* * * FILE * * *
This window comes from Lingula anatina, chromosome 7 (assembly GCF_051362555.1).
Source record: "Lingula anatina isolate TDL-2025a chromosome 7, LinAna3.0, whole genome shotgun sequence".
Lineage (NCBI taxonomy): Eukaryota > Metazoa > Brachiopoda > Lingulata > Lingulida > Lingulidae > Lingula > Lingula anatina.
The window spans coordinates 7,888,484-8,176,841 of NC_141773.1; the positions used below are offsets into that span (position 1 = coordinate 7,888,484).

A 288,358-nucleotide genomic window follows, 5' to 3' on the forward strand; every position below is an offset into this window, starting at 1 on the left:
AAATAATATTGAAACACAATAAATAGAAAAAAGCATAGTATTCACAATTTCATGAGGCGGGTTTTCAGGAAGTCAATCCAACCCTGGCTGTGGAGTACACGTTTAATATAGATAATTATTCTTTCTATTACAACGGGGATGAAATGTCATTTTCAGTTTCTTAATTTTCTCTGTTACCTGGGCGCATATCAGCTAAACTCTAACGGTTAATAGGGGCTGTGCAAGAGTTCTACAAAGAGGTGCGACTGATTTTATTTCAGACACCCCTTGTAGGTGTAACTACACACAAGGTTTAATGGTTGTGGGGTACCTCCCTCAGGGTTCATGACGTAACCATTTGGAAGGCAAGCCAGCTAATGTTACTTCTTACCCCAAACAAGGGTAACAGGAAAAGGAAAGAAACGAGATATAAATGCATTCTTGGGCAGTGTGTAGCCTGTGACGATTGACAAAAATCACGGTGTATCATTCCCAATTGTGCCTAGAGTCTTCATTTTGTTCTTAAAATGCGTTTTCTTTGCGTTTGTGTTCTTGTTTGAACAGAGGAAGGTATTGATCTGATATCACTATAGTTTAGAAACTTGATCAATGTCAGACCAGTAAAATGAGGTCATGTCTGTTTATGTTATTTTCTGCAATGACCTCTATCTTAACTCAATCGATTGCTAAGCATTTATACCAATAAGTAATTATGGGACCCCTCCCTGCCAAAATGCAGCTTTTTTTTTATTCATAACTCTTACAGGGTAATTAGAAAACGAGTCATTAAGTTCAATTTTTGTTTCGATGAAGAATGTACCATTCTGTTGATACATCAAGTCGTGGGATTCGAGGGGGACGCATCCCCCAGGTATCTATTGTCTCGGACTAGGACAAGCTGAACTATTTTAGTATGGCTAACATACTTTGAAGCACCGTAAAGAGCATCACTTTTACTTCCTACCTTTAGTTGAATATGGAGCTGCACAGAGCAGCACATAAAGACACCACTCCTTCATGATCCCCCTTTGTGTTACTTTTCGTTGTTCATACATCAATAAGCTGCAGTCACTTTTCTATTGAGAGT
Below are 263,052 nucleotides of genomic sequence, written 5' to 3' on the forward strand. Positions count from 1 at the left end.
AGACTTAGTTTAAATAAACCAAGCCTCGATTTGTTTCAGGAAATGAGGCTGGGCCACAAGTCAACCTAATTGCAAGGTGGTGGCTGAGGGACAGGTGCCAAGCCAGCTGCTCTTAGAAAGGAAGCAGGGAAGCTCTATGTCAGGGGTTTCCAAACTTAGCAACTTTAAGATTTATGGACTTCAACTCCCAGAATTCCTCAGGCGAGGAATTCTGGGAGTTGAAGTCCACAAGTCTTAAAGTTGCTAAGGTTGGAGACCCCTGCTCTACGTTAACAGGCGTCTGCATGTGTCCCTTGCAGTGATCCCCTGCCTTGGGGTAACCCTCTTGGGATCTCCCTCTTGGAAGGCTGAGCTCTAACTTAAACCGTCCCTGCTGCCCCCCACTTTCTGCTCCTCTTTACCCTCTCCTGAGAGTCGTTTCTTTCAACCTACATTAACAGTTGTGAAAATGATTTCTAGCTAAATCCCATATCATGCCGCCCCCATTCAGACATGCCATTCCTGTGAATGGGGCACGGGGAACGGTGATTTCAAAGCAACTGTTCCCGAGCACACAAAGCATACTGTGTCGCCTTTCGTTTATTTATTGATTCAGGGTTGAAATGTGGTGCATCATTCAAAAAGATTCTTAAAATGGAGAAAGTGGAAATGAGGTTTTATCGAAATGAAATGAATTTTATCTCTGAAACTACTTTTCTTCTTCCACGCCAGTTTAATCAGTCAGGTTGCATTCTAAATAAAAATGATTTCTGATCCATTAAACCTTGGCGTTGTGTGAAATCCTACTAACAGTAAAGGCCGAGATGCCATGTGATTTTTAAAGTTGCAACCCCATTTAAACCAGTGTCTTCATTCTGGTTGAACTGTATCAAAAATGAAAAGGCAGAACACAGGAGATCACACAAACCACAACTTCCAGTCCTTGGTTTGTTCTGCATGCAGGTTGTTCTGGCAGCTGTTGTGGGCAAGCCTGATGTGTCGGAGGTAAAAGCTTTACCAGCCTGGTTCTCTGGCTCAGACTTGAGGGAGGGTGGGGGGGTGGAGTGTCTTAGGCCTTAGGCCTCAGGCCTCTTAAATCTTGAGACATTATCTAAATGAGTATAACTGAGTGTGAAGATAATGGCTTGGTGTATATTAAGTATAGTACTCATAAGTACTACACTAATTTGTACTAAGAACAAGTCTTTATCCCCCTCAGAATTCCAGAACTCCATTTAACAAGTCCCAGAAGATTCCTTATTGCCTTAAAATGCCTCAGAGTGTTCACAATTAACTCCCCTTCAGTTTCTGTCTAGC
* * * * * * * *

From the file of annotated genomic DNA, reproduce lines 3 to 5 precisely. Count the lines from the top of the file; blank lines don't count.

Lineage (NCBI taxonomy): Eukaryota > Metazoa > Brachiopoda > Lingulata > Lingulida > Lingulidae > Lingula > Lingula anatina.
The window spans coordinates 7,888,484-8,176,841 of NC_141773.1; the positions used below are offsets into that span (position 1 = coordinate 7,888,484).

A 288,358-nucleotide genomic window follows, 5' to 3' on the forward strand; every position below is an offset into this window, starting at 1 on the left: